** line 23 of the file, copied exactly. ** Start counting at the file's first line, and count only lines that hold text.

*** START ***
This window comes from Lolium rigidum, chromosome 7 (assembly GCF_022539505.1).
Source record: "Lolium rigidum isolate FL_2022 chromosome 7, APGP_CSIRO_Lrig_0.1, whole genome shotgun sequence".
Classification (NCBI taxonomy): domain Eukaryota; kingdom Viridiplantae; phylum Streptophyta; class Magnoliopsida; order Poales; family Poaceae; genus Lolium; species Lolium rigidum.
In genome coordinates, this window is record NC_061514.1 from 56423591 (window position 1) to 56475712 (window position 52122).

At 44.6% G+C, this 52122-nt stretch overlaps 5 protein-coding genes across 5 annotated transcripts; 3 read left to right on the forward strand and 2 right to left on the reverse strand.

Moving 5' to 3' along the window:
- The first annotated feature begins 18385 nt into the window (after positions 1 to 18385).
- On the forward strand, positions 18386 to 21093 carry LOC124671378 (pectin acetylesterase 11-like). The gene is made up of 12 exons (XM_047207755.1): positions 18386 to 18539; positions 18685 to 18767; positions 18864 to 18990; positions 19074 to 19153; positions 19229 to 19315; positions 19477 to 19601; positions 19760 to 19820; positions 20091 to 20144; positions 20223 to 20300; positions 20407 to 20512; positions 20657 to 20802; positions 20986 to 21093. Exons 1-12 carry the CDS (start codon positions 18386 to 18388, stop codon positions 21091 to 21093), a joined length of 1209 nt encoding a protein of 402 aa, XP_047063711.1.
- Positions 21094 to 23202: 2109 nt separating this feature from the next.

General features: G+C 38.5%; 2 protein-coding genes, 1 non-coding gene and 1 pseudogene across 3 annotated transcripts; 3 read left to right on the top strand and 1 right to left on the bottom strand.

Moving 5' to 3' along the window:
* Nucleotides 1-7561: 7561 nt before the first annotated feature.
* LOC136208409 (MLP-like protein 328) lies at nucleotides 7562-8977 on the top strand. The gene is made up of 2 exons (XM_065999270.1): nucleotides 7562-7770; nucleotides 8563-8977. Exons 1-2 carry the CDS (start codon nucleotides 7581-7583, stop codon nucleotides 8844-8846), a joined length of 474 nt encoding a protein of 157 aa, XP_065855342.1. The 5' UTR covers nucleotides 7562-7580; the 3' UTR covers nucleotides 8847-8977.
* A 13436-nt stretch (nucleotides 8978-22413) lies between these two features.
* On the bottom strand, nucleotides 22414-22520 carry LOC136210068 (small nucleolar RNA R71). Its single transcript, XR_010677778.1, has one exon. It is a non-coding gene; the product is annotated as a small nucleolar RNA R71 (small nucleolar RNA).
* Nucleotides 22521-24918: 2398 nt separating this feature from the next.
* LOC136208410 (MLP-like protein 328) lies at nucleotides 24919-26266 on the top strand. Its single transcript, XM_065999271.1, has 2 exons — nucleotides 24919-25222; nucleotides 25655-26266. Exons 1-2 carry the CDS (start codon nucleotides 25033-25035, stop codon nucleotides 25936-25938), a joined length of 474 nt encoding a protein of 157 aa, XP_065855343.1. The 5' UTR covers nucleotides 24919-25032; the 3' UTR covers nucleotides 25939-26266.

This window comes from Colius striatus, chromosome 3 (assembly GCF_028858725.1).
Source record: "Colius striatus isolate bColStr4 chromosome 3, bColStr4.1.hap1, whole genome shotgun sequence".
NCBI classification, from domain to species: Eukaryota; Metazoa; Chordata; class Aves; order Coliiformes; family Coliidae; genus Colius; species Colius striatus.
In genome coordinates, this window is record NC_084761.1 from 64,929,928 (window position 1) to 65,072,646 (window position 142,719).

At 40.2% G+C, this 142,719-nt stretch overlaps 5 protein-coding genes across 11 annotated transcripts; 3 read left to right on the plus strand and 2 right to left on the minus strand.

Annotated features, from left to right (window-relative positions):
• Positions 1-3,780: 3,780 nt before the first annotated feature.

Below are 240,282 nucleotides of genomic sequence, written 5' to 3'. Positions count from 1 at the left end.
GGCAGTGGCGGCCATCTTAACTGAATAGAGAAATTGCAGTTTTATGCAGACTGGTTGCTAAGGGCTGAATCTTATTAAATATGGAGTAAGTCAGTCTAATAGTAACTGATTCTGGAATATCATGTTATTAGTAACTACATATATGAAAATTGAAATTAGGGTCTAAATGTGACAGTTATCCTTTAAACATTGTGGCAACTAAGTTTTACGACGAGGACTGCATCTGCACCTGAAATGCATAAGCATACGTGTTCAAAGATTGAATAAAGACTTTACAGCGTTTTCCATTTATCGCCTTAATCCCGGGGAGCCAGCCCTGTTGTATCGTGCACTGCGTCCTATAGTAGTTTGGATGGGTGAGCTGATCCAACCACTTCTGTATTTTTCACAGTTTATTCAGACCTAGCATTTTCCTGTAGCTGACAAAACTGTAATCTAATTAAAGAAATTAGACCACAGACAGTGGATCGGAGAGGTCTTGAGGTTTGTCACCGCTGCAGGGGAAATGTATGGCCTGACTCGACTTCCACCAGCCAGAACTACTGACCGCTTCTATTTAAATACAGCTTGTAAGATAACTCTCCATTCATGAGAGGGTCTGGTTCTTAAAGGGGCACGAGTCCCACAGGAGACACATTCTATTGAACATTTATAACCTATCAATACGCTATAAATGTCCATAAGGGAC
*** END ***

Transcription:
Annotated features, from left to right (window-relative positions):